Christians and Halloween

Christians and Halloween October 31, 2015

“Halloween is a Satanic holiday” is the most ridiculous, absolute lamest excuse that stingy people have ever come up with as an excuse to not give candy to those who ask for it.

Christians, of course, will not use this excuse, since they know that Jesus himself said “Give to everyone who asks of you” (Luke 6:30) and that “whatever you did for one of the least of these brothers and sisters of mine, you did for me” (Matthew 25:40).

And so Christians will recognize that it is in fact Jesus knocking at their door – even if he is wearing a Devil costume.

Jesus trick or treat dressed as devil Jesus_Trick_or_Treat

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  • Kim Solem


    Halloween is the Eve, of a Christian holiday known as ‘All Saints Day.’ It was on Halloween, the night of pranks and mischief, that Martin Luther posted his thesis on a church door. Without his TP action, there would have been no Reformation.

  • John MacDonald

    Yet, as Gould points out, Jesus was also xenophobic. A telling story from Acts is Simon Peter’s famous “tablecloth vision” from Chapter 10 [It will be recalled that “Peter” (i.e., “Rocky”) is a nickname that Simon has acquired, presumably because his support of Jesus was “solid as a rock”.] Peter is going to be invited to dinner by a centurion, Cornelius from the Italica regiment in Caesarea, who is improbably described as “fearing God”, “giving many gifts to the poor”, and “supplicating God continuously” (Acts 10:1-2). Peter has a vision in which a heavenly tablecloth descends, covered with various animals, which he is instructed by a voice to “kill and eat. ‘Surely not, Lord!’ Peter replied. ‘I have never eaten anything impure or unclean.’ The voice spoke to him a second time, ‘Do not call anything impure that God has made clean.’ ” (Acts 10:13-15). Later, Peter summarizes his visit: “You are well aware that it is against our law for a Jew to associate with a Gentile or visit him. But God has shown me that I should not call any man impure or unclean.” (Acts 10:28).This story is one of the most revealing and explosive in the entire New Testament. First, it demonstrates unequivocally that the whole “inclusivist message”, which is directly attributed to Jesus via innumerable Gospel stories, was in fact completely foreign to the historical Jesus. Otherwise, it would not have been necessary for Peter, one of his closest and “rockiest” supporters, to receive a vision about it well after Jesus’s death. Thus, this story, by itself, tells us that vast portions of the Gospels, in which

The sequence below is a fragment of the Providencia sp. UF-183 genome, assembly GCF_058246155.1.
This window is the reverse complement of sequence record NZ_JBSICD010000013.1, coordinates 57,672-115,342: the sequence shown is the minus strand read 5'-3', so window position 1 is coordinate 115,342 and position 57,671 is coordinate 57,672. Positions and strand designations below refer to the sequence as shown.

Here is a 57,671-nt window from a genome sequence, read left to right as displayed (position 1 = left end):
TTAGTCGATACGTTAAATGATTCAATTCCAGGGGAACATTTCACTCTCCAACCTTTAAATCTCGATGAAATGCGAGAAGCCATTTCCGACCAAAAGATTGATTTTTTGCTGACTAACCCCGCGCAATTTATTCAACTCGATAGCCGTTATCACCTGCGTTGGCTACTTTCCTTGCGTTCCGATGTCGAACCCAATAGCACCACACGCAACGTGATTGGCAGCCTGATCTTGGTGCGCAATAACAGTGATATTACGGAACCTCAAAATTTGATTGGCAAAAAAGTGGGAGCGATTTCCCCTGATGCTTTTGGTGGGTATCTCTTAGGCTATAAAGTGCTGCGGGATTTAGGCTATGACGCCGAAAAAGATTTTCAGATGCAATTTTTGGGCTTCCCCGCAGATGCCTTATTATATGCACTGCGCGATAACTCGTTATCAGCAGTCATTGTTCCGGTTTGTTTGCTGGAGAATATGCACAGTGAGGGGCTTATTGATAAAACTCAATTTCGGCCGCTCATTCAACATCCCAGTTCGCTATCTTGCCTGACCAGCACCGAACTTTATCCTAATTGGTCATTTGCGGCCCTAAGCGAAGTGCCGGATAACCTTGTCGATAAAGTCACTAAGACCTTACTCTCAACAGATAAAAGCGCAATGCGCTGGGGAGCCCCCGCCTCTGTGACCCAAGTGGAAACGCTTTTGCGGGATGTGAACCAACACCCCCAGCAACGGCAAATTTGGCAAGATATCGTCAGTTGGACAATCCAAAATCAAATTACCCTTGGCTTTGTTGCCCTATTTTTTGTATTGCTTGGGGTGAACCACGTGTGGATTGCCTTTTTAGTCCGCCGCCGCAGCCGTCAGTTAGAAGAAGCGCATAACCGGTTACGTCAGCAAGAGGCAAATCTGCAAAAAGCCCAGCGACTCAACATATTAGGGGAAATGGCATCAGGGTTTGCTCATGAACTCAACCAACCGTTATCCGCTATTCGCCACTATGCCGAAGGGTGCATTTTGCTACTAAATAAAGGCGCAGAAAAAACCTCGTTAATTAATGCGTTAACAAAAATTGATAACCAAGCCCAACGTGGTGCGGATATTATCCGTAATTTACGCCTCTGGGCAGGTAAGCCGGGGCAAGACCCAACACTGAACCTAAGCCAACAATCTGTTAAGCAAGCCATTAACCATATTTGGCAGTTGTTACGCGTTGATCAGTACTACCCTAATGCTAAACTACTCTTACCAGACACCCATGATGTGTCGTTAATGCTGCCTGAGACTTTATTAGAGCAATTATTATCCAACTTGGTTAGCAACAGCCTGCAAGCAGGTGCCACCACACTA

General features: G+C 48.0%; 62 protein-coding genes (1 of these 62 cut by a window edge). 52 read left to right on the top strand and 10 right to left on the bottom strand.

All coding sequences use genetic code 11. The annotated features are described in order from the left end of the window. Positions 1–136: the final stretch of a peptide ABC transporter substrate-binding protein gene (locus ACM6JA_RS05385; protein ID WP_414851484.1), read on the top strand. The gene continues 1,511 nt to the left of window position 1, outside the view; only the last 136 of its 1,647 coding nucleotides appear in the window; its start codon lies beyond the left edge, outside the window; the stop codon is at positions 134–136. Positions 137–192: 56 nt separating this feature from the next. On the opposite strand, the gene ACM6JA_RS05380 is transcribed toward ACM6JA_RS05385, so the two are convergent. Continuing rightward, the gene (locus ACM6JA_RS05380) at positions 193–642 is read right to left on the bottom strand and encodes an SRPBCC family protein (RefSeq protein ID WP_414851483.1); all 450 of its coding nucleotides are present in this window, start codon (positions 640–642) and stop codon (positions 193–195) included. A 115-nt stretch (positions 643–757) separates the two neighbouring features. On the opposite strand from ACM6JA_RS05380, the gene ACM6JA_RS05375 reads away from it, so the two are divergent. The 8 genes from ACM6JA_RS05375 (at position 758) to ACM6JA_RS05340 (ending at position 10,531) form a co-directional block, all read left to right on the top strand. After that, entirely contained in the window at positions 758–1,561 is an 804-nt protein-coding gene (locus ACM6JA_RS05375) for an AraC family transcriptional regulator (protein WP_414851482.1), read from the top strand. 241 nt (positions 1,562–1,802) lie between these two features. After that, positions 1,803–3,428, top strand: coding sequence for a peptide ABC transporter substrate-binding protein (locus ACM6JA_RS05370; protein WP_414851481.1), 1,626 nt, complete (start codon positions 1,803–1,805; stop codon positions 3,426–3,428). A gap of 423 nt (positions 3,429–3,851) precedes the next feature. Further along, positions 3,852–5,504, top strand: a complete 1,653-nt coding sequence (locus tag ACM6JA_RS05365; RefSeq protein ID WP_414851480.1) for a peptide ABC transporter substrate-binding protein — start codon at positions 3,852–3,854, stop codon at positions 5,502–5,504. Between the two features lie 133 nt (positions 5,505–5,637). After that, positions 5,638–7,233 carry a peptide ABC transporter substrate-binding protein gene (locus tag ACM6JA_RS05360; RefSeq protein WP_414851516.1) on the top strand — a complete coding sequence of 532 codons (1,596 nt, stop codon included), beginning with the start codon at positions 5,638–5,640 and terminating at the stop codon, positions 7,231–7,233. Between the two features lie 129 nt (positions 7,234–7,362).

Jesus is pictured as associating and engaging in table fellowship with all kinds of forbidden persons (tax collectors, prostitutes, etc) and dismissing Jewish dietary law in favor of a universalist, humanitarian message (“What goes into a man’s mouth does not make him unclean but what comes out of his mouth, that is what makes him unclean.” Matt 15:10), are just invented from whole cloth. In fact, it is astonishing that anyone can remain a believing Christian after pondering this clumsy addendum to the Jesus Gospel stories.